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Sorry for the computer I'm using lunch/spare time at work to write you a quick letter. I wanted to respond to your last letter the second I received it. Really, it was a great letter and I remember what I loved so much about being in touch with you while you were in Italy.
It sounds, from your most recent e-mail, like you are going to face a lot of interesting challenges with your work this summer. I'm sure that the disorganization can be frustrating; I remember that being a big part of my experience at the Fresh Air Fun. I guess though that it is especially stressful to you though since you are on your own and don't have a co-counselor or anything.
Things here continue to go smoothly. I realized this morning as I was taking the bus down to work that I really do love my life down here this summer. I have been lucky, really lucky, in so many ways. The apartment here is great and I like both living on my own and living out of the while dorm atmosphere. I haven't cooked up any real serious storms but I just like having fresh things to eat around the house and the ability to eat what and when I want to. A. has a really cute house in the suburbs, and its way out there but also really pretty and green and close to a number of fun things to do (like the zoo, good restaurants and theaters) I also love going to the gym. Its really been just to hot to run outside here.. especially since I don't feel comfortable with the shape I'm in and if I went for a run outdoors I'd honestly be worried about fainting or something. The gym is literally 2 minutes from my apartment and it makes me feel like I am part of my own neighborhood in the city. I run on the treadmill every day and I am quickly remembering everything that makes exercising the wonderfully life-giving phenomenon that it is. I might take a step class one of these days, but I worry because most of the other people in this gym strike me as seriously hard core.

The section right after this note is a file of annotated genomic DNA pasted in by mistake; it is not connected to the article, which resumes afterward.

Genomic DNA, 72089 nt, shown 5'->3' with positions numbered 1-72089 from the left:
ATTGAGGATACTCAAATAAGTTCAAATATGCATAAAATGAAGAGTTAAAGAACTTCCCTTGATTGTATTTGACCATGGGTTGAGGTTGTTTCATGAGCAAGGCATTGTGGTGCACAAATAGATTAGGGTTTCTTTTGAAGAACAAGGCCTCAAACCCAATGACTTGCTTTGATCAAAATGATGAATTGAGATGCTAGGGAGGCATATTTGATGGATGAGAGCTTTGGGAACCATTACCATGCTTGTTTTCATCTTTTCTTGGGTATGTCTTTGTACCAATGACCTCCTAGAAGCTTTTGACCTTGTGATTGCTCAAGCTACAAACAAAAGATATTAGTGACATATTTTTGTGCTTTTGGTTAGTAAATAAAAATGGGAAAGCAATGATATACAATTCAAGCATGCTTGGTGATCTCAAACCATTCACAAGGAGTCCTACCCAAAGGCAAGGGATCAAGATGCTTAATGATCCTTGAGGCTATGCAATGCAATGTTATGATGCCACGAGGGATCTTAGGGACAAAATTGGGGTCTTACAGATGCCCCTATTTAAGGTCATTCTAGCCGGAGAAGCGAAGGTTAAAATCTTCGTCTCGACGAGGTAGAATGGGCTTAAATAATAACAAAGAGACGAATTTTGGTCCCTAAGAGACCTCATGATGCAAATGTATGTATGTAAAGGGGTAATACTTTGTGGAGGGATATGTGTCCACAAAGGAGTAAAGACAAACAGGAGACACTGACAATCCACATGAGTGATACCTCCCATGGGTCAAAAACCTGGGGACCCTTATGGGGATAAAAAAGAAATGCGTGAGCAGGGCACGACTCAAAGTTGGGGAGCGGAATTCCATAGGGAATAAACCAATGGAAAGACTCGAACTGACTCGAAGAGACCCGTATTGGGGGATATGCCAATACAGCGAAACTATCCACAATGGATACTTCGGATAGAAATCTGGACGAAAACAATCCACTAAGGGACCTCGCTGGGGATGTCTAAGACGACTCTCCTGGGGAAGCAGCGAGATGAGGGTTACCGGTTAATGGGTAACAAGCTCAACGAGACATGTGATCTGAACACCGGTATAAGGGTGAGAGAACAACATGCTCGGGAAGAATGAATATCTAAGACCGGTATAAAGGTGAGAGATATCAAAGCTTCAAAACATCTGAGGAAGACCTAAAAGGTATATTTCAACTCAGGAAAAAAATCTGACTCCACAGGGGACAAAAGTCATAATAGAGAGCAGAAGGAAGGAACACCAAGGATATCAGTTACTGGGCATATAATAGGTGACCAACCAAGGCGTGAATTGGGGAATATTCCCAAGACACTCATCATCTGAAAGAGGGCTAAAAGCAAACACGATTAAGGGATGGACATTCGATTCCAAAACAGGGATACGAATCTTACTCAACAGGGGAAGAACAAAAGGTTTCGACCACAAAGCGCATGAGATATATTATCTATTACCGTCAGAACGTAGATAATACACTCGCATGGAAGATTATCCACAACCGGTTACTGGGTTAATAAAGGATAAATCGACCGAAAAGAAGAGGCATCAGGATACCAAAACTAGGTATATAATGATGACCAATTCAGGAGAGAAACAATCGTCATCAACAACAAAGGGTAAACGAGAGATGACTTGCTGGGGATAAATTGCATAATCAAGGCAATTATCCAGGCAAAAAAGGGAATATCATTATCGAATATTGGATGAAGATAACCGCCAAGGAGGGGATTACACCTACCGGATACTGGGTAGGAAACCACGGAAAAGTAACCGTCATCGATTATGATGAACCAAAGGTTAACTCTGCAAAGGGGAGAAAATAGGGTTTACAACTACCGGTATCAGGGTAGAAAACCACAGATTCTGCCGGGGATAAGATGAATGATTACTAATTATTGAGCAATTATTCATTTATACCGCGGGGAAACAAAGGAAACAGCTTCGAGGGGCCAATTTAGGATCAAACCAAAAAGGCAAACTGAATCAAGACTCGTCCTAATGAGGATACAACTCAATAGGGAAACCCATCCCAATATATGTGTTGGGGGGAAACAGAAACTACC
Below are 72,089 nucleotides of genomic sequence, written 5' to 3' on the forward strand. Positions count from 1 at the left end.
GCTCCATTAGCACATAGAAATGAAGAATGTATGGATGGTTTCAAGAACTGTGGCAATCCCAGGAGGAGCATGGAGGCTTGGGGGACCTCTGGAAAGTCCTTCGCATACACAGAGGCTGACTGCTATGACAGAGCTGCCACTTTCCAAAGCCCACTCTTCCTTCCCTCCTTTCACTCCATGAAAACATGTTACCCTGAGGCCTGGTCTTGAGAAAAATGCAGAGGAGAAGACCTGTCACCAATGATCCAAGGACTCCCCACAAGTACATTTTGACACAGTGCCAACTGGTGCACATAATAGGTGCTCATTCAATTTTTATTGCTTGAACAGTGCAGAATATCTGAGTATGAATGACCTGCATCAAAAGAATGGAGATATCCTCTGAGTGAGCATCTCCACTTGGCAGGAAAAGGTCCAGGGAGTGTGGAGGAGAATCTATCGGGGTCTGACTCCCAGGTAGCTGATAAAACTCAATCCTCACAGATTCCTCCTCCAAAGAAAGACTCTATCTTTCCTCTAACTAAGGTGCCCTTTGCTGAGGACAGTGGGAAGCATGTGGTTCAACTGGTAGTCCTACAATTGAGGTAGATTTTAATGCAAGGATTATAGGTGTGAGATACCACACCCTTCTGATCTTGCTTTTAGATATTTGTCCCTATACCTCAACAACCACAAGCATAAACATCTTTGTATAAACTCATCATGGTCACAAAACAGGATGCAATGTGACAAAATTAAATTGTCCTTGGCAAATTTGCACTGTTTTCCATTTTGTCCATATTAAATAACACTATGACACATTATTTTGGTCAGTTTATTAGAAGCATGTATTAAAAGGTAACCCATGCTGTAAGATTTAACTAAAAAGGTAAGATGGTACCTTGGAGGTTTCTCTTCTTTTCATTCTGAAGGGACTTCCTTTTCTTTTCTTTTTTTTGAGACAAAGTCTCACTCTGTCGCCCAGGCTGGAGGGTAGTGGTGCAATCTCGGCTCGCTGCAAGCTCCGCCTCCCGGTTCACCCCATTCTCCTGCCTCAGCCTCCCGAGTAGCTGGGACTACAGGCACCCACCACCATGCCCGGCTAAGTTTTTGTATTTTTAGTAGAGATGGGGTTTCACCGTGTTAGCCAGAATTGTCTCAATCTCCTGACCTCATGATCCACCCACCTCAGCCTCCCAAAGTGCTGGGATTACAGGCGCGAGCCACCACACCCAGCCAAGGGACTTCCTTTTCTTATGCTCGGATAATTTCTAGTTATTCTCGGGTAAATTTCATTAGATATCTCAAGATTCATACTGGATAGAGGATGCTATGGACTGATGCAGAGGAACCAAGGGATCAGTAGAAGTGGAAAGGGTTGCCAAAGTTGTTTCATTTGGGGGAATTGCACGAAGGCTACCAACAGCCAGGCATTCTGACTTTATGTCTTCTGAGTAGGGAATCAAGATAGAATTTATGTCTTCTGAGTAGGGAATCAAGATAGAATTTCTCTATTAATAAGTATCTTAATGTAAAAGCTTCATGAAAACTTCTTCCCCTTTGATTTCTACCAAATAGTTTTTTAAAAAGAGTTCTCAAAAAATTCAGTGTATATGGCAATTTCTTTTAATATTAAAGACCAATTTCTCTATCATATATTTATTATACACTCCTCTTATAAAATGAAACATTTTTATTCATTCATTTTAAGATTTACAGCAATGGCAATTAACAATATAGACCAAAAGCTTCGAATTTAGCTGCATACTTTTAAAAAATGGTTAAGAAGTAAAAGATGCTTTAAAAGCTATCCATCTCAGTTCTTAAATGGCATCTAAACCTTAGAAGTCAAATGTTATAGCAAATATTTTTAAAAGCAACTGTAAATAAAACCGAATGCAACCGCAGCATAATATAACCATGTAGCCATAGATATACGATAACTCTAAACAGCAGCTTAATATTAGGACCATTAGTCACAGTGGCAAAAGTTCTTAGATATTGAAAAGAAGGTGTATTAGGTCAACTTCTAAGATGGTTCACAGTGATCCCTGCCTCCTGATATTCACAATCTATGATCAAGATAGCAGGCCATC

Another thing I really like is taking the bus to work. I don't think I ever got on the bus in D.C. while I was here last summer. Maybe it sounds like a small thing to make a deal out of, but there is something nice about using the buses instead of the metro as a mode of transportation. The metro is always full of interns and men in business suits, and of course, its underground. On the bus, however, come young mothers with children, old men who have probably lived in D.C. for three times my lifetime, fat women with big shopping bags and packages, couples speaking different languages: basically, people with more character. And you get to look out the window and people-watch and see the city go by and get to know it in one of many ways one can know a city.
So I've definitely been enjoying getting to know different parts of this city in different ways. My worries about being sick of this place and unexcited about D.C. have proven to be unfounded. I haven't been doing a ton of sight-seeing, like I did last year, and I think that too is what makes it sorta nice. I just feel more at home here this time around. Instead of going museum crazy, I look in the City Paper (D.C.'s equivalent of the Village Voice) and look for fun concerts to go to, for improv comedy shows, etc